Review: Come From Away, Gerald Schoenfield Theatre, NYC

I’m fascinated by the phenomenon of Come From Away. It’s a mighty good story (if you don’t know, about how a small town in Canada ended up hosting over many days thousands of stranded passengers who had been rerouted after 9/11). It’s gotten huge word of mouth and the official publicity too, like Justin Trudeau taking Ivanka Trump to… was it the opening?

It also seems like a canny commercial plot. The musical is likely to draw in every Canadian visitor to Broadway (and we are numerous) and then New Yorkers, as far as I can tell, love to see shows about themselves… But of course, the material has to be good to continue to draw them in, and it seems to be one of the top musicals on Broadway right now. I was also intrigued that the NYT reviewers, while complimentary in the official review, get a bit snarky in their review of Tony nominees, with Jesse Green calling it ‘little more than an evening of Canadian civic boosterism’ and Ben Brantley ‘a work of efficient sentimental manipulation’.

I worried a bit about this too, considering the subject matter, but right from the start, I thought it was far too quirky and honest to deserve Green’s criticism (although I’d probably agree with Brantley’s). To portray small-town Canada with odd accents intact and propelled with a musical backbone from the Maritimes seemed pretty honest to me; and the various details of the script (based on real interviews and people, or composite characters) felt strange enough and true enough to provide an originality to the piece.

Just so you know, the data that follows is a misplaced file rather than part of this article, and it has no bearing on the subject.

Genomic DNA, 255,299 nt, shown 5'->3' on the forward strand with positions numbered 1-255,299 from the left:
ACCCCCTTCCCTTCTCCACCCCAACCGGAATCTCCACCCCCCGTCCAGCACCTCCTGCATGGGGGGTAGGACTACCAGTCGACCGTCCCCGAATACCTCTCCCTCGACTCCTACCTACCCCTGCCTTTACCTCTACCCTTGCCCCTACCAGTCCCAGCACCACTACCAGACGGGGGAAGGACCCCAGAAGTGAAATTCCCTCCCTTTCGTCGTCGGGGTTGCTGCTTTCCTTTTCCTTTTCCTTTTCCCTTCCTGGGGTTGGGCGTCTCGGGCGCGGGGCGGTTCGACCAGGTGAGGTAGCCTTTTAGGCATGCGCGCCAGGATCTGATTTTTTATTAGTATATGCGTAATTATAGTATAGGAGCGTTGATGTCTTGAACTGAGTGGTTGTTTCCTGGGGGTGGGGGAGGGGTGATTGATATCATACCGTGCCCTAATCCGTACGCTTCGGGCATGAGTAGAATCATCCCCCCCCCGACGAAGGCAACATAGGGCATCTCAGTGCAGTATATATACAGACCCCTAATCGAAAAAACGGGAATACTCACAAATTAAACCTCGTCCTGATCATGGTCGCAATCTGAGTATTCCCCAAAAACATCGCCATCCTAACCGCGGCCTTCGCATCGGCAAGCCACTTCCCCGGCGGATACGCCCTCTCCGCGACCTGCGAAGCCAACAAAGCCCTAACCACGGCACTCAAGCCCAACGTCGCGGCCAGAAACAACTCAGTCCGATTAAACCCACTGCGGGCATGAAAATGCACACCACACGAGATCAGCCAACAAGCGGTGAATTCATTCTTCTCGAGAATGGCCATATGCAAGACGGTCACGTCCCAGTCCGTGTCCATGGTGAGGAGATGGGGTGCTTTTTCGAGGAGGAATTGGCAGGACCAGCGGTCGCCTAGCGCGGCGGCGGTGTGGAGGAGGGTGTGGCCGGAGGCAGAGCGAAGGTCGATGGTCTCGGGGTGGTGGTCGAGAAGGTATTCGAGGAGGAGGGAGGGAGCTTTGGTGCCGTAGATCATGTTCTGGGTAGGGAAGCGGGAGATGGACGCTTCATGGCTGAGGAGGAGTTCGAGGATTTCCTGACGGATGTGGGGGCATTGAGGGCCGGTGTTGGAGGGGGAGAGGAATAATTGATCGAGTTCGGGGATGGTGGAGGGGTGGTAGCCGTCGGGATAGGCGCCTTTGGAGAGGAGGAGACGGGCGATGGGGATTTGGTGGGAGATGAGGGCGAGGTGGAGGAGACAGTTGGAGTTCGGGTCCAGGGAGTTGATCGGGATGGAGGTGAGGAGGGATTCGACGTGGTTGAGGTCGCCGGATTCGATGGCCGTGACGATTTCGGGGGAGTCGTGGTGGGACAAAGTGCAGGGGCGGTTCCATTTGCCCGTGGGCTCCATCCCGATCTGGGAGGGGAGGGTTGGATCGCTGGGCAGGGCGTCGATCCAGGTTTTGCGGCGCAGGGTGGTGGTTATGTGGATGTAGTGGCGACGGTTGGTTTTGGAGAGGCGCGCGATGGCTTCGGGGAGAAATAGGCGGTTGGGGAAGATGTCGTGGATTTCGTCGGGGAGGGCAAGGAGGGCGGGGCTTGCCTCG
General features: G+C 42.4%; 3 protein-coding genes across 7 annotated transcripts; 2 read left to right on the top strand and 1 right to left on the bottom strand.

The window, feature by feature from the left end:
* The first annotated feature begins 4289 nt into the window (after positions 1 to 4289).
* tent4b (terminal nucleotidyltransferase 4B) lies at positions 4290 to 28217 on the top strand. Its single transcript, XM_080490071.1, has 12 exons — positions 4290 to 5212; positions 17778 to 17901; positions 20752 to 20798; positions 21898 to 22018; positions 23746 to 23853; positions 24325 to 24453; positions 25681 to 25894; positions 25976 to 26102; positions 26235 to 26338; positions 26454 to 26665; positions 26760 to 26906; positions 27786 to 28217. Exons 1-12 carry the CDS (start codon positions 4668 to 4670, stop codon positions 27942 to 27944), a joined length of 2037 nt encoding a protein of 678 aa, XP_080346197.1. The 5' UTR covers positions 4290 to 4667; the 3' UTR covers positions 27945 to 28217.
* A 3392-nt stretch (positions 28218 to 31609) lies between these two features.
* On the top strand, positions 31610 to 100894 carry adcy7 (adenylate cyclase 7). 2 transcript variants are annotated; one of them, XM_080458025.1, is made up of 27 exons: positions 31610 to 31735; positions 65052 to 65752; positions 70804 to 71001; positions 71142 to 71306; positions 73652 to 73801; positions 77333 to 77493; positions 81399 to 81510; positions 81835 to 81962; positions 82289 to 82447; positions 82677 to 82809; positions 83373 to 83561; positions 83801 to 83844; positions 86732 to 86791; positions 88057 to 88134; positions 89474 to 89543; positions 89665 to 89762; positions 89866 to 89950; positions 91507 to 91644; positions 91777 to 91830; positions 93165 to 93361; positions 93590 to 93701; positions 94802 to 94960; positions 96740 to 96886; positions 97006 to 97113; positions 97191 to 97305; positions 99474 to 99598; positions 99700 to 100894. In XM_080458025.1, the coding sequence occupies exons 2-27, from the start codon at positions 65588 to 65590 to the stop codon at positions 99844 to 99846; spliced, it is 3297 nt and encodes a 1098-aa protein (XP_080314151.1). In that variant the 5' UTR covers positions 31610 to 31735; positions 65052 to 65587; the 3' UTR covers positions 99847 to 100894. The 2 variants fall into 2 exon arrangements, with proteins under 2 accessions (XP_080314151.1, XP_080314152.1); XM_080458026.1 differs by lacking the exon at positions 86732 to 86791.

I liked that the musical is ensemble-driven, with all the cast playing multiple parts; I thought there was a good combination of light and dark, and the comedy not too broad. The music was pretty catchy and somewhat memorable. It was great to see a range of actors who looked like real people. The themes – hospitality and kindness to strangers – are more pertinent than ever, and the age of terror started with 9/11 is still with us. So, it feels like this musical has legs… and many people agree with me… and in the end, I was even successfully emotionally manipulated to feel bit proud of the country I was born in.

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